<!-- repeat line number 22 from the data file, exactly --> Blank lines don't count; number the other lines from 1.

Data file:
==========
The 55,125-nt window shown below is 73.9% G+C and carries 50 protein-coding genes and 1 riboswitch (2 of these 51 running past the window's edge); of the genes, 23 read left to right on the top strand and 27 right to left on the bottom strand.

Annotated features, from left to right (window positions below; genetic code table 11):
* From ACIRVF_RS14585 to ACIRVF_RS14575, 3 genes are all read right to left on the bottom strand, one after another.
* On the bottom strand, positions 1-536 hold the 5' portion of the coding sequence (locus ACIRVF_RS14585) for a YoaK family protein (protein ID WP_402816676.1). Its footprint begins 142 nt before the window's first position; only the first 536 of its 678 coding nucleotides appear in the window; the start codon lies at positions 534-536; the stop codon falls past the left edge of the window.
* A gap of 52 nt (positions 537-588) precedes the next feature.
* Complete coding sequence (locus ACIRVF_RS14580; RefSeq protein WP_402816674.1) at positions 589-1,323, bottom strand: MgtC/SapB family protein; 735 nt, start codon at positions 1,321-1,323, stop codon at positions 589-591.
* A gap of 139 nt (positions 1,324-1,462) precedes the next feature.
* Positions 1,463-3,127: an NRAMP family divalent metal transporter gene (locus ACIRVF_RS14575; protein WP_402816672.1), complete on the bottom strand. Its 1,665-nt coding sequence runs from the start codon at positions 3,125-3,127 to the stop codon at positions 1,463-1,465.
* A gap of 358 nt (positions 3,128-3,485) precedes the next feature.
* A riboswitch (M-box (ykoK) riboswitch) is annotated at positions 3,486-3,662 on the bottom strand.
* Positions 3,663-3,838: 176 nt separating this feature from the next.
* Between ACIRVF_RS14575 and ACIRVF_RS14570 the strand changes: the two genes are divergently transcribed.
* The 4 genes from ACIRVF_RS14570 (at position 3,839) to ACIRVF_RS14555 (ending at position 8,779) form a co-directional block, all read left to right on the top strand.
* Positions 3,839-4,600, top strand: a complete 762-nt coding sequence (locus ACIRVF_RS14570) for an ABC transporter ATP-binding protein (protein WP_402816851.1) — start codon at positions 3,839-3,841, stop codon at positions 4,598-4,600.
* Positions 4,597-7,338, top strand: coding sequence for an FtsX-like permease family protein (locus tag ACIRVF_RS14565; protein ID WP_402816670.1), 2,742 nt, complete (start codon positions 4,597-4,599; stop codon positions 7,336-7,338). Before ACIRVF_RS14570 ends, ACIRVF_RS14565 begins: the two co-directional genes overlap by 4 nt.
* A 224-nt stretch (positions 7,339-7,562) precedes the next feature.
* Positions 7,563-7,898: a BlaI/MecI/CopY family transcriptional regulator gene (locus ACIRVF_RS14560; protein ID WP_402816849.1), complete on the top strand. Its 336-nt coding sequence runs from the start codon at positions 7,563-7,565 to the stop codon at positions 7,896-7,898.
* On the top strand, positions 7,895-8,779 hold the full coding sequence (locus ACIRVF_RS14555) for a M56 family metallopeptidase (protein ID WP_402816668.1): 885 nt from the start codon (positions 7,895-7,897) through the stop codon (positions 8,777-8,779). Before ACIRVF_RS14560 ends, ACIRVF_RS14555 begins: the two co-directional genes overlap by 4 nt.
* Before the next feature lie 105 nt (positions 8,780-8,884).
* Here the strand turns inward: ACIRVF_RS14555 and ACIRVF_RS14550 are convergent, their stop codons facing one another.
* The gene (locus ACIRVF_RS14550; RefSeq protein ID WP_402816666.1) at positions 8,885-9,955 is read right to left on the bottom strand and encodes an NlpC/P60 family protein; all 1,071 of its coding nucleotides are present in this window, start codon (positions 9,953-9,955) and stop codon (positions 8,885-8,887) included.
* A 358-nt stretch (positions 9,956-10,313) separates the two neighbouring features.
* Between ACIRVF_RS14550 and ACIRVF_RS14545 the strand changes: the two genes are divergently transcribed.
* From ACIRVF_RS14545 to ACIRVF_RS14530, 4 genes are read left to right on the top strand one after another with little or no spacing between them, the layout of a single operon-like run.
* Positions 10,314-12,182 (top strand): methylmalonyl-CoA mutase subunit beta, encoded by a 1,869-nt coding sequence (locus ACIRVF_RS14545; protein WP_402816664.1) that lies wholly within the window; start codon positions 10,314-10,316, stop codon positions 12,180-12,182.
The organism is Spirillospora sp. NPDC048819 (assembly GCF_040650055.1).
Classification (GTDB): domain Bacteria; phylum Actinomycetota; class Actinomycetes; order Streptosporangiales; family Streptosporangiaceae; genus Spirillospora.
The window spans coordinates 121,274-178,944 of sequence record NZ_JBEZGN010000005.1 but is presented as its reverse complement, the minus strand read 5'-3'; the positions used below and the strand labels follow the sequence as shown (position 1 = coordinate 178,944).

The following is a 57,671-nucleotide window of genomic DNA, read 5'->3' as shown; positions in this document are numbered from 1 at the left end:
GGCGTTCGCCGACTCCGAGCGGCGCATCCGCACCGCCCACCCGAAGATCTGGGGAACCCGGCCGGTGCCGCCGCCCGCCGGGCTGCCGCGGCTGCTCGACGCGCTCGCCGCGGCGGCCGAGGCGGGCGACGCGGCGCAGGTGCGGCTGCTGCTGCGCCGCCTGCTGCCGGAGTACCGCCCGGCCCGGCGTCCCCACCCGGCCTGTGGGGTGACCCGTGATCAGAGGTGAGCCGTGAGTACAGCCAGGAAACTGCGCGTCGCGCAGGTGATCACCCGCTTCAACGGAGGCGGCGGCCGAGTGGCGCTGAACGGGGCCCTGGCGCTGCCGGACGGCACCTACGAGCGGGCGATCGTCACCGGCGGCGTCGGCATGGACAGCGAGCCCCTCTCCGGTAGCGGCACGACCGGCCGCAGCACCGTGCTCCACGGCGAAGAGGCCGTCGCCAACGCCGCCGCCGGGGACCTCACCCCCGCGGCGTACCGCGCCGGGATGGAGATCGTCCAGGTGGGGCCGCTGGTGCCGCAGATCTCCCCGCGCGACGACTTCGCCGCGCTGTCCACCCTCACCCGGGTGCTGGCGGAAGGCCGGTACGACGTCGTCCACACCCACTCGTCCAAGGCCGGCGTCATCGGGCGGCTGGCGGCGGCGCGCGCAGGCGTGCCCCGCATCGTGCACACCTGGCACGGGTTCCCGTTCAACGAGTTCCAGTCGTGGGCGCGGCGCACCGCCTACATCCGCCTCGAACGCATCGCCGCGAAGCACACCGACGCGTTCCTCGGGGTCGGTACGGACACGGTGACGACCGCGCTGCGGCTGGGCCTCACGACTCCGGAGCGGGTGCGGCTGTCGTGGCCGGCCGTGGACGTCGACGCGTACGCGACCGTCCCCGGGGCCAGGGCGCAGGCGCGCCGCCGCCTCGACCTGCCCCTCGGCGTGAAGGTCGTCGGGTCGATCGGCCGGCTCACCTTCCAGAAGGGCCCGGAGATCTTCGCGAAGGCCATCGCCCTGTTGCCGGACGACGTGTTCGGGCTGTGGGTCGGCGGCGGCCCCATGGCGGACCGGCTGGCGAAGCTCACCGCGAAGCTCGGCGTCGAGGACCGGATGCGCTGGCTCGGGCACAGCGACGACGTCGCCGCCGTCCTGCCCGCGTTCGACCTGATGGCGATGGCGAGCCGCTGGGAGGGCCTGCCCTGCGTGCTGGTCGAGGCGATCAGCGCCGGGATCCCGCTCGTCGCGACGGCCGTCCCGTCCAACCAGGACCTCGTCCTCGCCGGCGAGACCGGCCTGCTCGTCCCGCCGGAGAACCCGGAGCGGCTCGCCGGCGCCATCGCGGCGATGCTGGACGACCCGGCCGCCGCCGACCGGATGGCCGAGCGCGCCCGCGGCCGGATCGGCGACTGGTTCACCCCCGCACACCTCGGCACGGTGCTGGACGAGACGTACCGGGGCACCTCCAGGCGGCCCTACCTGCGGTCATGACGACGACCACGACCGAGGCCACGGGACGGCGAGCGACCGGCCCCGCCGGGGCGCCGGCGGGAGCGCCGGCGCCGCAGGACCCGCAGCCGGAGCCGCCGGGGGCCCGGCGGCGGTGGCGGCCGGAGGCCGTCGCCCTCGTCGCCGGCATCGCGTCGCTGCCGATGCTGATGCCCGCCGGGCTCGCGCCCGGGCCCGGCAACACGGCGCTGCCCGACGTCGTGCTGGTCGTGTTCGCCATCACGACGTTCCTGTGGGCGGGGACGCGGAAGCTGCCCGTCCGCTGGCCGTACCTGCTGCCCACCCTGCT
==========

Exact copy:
* A 358-nt stretch (positions 9,956-10,313) separates the two neighbouring features.